Middle East Report
Welcome to the third annual Reuters International Financial Review (IFR) and Project Finance International (PFI) report on the Middle East capital markets. We publish the report at a time of unprecedented turbulence in the global markets. For much of this year the Middle East has shown a degree of isolation from the global problems, but the latest shocks to the system will have an impact even in this region.
If the financial world was asked to sum up 2008 in just two words, I’m sure you’d end up with a number of different options. In the Middle East, you would probably need a few more words. By David French.
More than other regions, for companies serious about doing business in the Gulf it is vital to have a presence on the ground. By Solomon Teague.
The market for Sharia-compliant derivatives products is at a fascinating juncture. By Priya Uberoi, senior associate, derivatives and structured finance, and Nick Evans, trainee solicitor, derivatives and structured finance, Allen & Overy.
The global capital markets crisis caught up with the Middle East in September. Ouida Taaffe reports on the impact this will have on the loan market.
The project finance market in the Middle East is now likely to slow a little in terms of deal flow. New sectors are emerging, however, to replace those that have slowed and dollar volumes are likely to hold up. By Rod Morrison.
Export credit agencies, once the stalwarts of international project finance, are expected to re-emerge as the search for liquidity in the capital markets intensifies into 2009. The aims and ambitions of each agency have therefore become important sources of study. By Rod Morrison.
The Saudi Kayan story is a tale that is as interesting as it is long. By Laurent Devin and Antoine Gustin, BNP Paribas, and Nicholas Wong and Edmund Boyo, Clifford Chance.
How the JAC project secured a competitive construction-phase refinancing. By Jonathan Robinson, director and head of project and export finance, HSBC Saudi Arabia, and Andrew Treble, director, HSBC Saudi Arabia.
The concession-based model for infrastructure has had little traction in the Gulf region – aside from the power sector. But this is slowly changing, with a handful of deals in the market. So the question is now: How big could this market become? By Rod Morrison.
When it comes to raising finance, no one has done it more this year that the Abu Dhabi National Energy Company – TAQA for short. By David French.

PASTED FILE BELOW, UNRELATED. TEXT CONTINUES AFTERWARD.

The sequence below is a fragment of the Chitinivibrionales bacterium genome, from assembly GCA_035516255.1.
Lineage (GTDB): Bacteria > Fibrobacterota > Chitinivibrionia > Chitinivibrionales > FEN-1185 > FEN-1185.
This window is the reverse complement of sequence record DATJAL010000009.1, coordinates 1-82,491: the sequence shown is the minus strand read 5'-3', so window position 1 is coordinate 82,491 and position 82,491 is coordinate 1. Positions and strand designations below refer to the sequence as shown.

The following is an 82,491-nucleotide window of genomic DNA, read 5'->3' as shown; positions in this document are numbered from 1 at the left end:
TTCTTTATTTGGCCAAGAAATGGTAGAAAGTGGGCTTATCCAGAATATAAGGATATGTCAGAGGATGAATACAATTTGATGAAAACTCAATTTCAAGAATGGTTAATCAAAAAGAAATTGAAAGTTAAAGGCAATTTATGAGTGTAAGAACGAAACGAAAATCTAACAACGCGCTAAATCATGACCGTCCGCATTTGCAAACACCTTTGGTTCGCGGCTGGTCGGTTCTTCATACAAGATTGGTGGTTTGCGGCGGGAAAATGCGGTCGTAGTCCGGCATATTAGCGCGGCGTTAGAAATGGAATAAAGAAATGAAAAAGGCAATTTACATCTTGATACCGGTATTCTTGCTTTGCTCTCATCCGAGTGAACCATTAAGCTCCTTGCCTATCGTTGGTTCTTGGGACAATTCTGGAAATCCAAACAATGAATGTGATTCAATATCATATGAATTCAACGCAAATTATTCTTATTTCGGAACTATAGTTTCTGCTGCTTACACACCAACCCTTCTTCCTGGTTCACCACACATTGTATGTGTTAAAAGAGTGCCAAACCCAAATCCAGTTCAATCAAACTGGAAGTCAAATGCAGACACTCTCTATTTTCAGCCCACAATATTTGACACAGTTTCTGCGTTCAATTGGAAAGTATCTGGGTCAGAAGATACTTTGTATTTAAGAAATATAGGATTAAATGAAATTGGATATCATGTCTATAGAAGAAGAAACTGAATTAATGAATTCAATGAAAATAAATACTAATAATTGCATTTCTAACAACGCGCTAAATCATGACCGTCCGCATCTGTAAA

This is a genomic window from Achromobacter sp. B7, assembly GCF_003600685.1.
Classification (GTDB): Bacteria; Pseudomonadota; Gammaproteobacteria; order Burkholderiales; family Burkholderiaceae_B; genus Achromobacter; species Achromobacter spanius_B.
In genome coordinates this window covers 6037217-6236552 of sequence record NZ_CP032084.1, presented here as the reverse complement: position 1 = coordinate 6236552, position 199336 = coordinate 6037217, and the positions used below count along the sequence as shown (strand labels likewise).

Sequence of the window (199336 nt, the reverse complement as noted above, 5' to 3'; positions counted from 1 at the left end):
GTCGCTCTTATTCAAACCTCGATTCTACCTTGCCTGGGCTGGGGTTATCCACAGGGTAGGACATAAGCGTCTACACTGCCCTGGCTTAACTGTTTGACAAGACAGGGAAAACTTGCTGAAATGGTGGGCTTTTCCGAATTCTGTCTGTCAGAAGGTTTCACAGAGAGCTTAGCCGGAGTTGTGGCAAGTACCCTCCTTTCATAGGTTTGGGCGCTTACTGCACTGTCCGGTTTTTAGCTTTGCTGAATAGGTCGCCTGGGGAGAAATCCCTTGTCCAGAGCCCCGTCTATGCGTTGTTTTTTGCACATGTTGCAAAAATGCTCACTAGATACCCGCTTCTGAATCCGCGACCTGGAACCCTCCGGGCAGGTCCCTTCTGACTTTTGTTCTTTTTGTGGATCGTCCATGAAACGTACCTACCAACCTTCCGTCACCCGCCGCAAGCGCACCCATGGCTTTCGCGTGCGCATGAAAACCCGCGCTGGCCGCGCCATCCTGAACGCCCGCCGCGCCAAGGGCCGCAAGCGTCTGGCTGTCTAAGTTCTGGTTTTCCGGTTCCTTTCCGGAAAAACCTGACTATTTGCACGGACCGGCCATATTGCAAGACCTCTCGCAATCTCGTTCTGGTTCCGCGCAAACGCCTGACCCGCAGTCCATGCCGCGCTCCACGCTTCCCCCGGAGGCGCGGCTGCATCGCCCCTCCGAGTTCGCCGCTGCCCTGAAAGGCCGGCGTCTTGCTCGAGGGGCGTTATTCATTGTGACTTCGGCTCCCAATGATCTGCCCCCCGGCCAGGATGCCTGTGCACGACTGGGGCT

As equity capital markets around the world languish, the Middle East has proved an isolated bright spot since the start of the year with a steady flow of high-volume deals. By Christopher Vellacott.
In August 2007, H.H. Sheikh Khalifa Bin Zayed Al Nahyan, President of the UAE, issued Federal Law No 10 for 2007, amending the Federal Law for 1984 on commercial companies. By Andrew Tarbuck, Partner, Corporate Finance, Norton Rose (Middle East) LLP.
Sukuk issuance has grown at an exponential rate, with the total global outstanding jumping by more than 100% since 2006. William Thornhill reports.
One of the hottest topics in Islamic finance is the tranching issue and its acceptability by the different Shariah schools and scholars. By Iad Boustany, general manager, and Kamal Assi, associate – capital markets group, BSEC.
The rate of growth of the sukuk market has slowed: which is hardly surprising in these credit crunch times. By Rahail Ali, Global Head of Islamic Finance, and Imran Mufti, Counsel, Lovells, Dubai.
Concerns have been raised over the Shariah-compliance of many Islamic securities. Sorouh’s Dh4.016bn issue is the sector's best example yet of how to wave goodbye to riba when borrowing. By Mark Kolmar.
As Tamweel’s asset base breaks the symbolic US$10bn barrier, how is the now-established mortgage-market leader supporting its growth, and what does the future of its market hold? By Mark Kolmar.
DEWA has undertaken the largest true sale securitisation in the MENA region. By Debashis Dey, partner and head of capital markets Middle East, and Daniel Holder, senior associate, Clifford Chance LLP.